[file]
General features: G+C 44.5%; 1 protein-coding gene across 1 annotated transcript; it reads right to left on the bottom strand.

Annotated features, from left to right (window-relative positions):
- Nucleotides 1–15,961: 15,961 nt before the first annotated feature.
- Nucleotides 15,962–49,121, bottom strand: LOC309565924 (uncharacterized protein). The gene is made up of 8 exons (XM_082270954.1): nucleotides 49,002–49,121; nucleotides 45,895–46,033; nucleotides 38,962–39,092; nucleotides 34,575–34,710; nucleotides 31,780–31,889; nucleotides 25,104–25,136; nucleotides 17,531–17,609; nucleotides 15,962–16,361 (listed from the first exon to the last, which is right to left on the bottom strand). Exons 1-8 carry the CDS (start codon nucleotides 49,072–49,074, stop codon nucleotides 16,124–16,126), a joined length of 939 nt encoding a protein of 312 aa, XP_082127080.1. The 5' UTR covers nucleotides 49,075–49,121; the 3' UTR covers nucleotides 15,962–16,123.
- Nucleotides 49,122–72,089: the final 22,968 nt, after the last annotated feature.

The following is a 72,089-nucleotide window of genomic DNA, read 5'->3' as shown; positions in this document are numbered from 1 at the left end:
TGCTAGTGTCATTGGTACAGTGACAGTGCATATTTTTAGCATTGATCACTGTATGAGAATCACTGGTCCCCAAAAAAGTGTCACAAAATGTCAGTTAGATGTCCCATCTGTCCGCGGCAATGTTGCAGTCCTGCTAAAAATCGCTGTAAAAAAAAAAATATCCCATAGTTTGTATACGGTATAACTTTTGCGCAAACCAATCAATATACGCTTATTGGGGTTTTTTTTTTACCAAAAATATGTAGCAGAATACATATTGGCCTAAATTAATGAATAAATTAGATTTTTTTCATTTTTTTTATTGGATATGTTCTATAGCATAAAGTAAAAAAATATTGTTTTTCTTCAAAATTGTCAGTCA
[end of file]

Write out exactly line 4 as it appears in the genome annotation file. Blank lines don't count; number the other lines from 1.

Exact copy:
- Nucleotides 15,962–49,121, bottom strand: LOC309565924 (uncharacterized protein). The gene is made up of 8 exons (XM_082270954.1): nucleotides 49,002–49,121; nucleotides 45,895–46,033; nucleotides 38,962–39,092; nucleotides 34,575–34,710; nucleotides 31,780–31,889; nucleotides 25,104–25,136; nucleotides 17,531–17,609; nucleotides 15,962–16,361 (listed from the first exon to the last, which is right to left on the bottom strand). Exons 1-8 carry the CDS (start codon nucleotides 49,072–49,074, stop codon nucleotides 16,124–16,126), a joined length of 939 nt encoding a protein of 312 aa, XP_082127080.1. The 5' UTR covers nucleotides 49,075–49,121; the 3' UTR covers nucleotides 15,962–16,123.